If debt did not exist: Here you are fresh out of high school trying to save up $200,000* for 4 years college, in a job that pays what they pay non-college graduates with little work history. (I assume you’re saving for the full 4 years tuition now since you can’t work enough hours while in college to pay for years 2-4.)  How long would it take you to save that $200,000? Can you wait until you’re 60 to flip that tassel to the left?

Or can you wait until age 40 to buy a car or 75 to buy a house? A world without debt is not the world you want to live in. I was once at conference put on by either Lehman Brothers or some other failed bank where one of the speakers said something about how if the financial universe were a human body, debt (loans, bonds, alphabet soup derivatives like CLOs, CDOs, MBS, RMBS…) would be the entire body and equity (like stocks) would be a zit on its nose. In many ways, debt is the (sometimes) invisible force that shapes our economy.

So, it sounds like debt is a good thing? Then why does it feel so bad?

Debt is like sugar. In fact, take the quote below and apply it to debt:

“We actually need sugar; it’s our body’s preferred fuel,” says David Katz, MD, director of the Yale University Prevention Research Center. “But we eat too damn much of it.”

In the same way, naturally occurring sugar (like the kind in fruit and milk), is part of a normal diet. It’s when you add sweeteners that throws things out of balance. As I mentioned in my last post, the average American pays 406% more in interest than what the government thinks is safe for companies to pay. And companies generally have more financial negotiating power than the average American—it can sometimes raise prices and/or squeeze its vendors.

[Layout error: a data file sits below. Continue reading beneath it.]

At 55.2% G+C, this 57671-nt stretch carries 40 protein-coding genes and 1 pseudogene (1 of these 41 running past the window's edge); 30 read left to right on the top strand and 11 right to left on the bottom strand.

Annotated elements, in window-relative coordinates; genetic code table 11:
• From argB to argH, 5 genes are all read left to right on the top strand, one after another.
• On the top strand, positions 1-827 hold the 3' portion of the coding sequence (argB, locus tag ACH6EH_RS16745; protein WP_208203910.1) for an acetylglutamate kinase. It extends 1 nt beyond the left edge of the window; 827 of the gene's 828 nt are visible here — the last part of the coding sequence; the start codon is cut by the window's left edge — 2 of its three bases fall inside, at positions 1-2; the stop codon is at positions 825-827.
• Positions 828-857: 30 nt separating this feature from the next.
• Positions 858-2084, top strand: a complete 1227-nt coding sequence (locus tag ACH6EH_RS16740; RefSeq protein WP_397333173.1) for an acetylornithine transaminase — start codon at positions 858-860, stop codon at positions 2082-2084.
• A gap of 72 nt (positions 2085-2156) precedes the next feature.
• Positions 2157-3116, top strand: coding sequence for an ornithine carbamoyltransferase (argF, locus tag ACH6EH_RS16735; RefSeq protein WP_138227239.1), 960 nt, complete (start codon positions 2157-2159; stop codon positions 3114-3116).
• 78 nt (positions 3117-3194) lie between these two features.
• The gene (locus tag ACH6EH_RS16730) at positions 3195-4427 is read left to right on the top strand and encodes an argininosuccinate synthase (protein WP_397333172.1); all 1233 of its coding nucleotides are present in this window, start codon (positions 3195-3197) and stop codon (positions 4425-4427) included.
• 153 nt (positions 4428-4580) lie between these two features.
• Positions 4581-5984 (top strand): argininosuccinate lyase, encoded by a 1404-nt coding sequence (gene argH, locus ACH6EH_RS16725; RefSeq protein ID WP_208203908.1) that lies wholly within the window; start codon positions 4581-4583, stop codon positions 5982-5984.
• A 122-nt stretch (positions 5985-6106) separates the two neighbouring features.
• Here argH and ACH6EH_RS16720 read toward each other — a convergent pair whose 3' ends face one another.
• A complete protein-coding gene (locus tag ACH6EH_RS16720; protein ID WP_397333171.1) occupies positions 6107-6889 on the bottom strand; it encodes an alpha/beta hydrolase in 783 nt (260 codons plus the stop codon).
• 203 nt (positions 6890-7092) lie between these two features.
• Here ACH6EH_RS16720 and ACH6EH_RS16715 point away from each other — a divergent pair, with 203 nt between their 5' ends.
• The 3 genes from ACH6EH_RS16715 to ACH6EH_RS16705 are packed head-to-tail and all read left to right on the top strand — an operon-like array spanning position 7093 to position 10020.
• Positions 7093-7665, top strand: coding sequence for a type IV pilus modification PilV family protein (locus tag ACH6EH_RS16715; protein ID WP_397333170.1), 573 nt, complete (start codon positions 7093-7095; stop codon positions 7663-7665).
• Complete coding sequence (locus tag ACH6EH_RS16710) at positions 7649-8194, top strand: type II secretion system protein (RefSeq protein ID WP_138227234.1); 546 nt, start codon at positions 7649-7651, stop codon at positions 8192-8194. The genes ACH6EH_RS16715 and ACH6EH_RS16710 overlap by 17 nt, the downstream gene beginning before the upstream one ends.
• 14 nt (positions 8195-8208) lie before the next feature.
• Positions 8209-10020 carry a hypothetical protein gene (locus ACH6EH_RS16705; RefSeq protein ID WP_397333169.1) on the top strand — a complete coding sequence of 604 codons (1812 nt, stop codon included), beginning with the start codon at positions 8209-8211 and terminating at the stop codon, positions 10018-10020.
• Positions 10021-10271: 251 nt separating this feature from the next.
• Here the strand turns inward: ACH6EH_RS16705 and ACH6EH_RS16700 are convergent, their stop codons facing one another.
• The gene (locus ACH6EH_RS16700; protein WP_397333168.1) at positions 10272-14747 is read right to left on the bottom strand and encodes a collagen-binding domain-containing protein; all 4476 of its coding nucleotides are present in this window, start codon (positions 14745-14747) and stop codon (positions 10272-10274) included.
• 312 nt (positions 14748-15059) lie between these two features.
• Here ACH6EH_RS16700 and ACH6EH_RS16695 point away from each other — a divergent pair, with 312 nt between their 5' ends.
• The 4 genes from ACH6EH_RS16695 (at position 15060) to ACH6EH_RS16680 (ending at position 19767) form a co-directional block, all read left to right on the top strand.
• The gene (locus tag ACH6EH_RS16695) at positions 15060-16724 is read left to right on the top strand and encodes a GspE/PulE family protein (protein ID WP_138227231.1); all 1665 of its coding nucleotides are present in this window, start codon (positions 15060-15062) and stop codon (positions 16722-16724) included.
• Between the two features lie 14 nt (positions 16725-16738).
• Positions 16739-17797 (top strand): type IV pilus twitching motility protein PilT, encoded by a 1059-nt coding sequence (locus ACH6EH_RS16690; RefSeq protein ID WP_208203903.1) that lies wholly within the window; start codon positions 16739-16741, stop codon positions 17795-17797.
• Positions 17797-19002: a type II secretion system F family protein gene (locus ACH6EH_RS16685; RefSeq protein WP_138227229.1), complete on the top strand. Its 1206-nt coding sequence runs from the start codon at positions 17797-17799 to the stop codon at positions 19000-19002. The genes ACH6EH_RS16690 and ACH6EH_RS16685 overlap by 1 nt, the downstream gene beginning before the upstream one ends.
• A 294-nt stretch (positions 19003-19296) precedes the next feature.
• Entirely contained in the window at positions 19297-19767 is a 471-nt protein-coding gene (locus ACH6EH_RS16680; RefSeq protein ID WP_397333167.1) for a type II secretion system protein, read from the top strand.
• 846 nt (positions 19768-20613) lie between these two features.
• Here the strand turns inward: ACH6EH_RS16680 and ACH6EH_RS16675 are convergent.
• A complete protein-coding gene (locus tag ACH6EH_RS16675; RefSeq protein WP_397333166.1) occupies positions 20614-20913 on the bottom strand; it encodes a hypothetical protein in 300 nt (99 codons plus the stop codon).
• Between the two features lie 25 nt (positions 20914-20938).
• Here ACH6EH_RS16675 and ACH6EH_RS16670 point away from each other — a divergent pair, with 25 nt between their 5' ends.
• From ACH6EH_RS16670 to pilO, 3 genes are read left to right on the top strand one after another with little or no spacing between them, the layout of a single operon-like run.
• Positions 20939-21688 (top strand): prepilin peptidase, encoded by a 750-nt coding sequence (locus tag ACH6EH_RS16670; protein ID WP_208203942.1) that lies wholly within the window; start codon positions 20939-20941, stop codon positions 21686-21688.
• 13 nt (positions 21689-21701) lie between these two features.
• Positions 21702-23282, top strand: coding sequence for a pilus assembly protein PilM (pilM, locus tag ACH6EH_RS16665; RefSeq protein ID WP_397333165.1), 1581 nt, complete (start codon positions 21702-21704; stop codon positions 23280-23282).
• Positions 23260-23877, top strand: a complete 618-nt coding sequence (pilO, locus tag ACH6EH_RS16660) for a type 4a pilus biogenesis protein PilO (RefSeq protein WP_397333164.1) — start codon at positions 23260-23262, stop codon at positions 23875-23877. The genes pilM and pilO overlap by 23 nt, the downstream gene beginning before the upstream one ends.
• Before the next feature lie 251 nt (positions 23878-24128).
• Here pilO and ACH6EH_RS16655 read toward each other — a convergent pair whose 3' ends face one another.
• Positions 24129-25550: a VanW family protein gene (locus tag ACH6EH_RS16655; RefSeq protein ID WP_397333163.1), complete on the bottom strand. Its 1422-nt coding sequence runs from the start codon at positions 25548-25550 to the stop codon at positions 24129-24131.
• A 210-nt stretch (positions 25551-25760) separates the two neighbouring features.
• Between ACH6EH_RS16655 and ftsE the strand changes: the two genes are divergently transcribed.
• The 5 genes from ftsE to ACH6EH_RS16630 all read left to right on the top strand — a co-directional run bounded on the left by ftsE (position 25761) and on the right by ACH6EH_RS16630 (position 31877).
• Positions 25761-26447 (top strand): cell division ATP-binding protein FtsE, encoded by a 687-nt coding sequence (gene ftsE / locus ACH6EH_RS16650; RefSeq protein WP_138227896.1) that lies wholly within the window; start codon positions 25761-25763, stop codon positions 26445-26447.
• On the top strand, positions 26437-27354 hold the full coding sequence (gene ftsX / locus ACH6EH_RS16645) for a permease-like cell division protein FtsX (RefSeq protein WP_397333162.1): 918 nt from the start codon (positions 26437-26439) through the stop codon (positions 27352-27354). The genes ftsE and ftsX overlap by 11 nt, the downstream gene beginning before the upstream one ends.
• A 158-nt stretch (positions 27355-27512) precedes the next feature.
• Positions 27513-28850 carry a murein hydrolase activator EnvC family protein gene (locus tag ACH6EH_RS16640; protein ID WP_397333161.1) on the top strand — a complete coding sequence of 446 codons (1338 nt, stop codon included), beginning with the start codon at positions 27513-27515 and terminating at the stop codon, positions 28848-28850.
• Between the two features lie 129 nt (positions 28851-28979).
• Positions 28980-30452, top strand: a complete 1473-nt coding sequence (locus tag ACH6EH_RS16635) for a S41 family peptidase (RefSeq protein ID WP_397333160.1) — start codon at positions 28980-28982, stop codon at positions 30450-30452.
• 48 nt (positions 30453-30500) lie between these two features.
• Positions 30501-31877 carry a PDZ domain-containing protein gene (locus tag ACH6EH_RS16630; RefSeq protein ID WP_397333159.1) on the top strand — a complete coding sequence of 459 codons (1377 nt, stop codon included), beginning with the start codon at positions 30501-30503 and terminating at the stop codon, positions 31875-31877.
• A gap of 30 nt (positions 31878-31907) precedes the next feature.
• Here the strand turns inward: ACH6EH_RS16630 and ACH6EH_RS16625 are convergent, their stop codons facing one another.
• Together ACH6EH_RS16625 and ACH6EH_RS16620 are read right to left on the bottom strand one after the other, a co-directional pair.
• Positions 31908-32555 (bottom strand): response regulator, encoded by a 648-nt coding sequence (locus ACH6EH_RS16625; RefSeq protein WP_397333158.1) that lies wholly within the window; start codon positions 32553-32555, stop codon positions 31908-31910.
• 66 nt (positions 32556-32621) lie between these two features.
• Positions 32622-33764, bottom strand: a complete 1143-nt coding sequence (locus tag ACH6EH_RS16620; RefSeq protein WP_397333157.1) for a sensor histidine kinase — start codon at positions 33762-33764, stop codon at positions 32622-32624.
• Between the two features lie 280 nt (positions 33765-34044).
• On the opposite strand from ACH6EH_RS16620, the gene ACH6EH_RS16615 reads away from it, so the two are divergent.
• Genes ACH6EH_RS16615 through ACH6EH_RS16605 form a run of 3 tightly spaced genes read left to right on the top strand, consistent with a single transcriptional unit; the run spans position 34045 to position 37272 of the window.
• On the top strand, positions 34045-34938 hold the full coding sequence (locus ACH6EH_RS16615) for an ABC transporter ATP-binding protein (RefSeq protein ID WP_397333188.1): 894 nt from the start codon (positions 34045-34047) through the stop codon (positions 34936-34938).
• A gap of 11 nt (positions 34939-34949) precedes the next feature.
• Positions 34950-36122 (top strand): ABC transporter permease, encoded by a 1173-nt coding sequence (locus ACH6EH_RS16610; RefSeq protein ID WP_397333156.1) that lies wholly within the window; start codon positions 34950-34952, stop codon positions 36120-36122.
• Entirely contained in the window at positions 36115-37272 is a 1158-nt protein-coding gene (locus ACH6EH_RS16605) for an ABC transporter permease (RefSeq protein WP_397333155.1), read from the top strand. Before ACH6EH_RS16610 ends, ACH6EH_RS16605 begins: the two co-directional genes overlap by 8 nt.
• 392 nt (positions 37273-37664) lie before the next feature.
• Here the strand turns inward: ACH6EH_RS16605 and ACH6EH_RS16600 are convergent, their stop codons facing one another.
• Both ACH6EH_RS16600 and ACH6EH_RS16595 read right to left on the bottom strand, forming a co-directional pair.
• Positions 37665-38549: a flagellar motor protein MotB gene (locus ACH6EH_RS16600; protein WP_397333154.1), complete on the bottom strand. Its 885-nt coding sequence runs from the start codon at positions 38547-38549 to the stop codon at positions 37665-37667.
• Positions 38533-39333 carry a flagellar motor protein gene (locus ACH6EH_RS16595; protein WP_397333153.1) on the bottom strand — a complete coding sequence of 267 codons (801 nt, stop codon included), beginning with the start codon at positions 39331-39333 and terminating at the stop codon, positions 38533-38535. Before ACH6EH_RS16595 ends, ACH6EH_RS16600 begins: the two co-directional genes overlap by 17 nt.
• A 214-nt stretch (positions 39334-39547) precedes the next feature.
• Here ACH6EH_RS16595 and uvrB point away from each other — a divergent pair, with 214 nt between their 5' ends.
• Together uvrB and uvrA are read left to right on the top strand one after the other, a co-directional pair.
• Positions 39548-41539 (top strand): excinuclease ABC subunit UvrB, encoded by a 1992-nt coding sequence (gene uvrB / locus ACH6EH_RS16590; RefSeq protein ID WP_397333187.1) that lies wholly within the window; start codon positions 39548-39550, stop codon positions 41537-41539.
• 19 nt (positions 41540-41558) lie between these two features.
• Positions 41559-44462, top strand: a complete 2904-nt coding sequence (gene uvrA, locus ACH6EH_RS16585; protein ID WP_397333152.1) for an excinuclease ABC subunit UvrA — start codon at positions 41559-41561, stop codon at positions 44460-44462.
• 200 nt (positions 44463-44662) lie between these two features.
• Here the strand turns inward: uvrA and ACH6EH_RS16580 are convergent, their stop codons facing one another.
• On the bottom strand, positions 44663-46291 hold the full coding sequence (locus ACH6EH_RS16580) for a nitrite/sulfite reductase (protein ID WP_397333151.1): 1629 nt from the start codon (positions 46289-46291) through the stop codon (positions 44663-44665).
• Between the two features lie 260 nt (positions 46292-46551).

Debt. We use too damn much of it. And the high fructose corn syrup of debt is the credit card.

Can you tell me more about credit cards?

Anyone offering you debt (credit card, mortgage) is basically doing a risk transfer. Let’s use grocery stores as an example. In the case of credit cards, that means that Visa pays Whole Foods on your behalf, eliminating the risk that Whole Foods won’t get paid in exchange for a 2% or so fee. It makes everything faster so that you don’t need to go to the bank to get out cash every time you want to buy groceries, and Whole Foods doesn’t have to spend time making sure you have the ability to buy groceries. Also, credit card companies pay Whole Foods in a few days, so Whole Foods doesn’t need to wait long before the cash comes in to pay its employees or to stock its shelves with more strawberries and milk.

But credit card companies transfer risk onto themselves because you might not pay them back. They can’t just come and knock on your door to get that toy that you bought back. This is called unsecured debt because they do not have a claim (lien) on your assets. And because this is risky, they price in the chance of your not paying them back into your interest rate. This is why credit card rates are so high—the rate they offer you is basically how they feel about your ability to pay them back.

So this risk transfer is a fancy way to describe a 3-party game of hot potato where the risk potato passes from you to the grocery store, then then from the grocery store to the credit card company.  This part of the game goes on without a hitch. It’s the last toss that’s in question, where the credit card company will attempt to pass it to you, but it’s questionable whether you’re going to be holding the hot risk potato or they are when the buzzer sounds.  Credit card companies have sensitive hands, so if they’re left holding the hot risk potato, they pass it to a 4th player: the debt collector, who buys this credit card balance at a significant discount.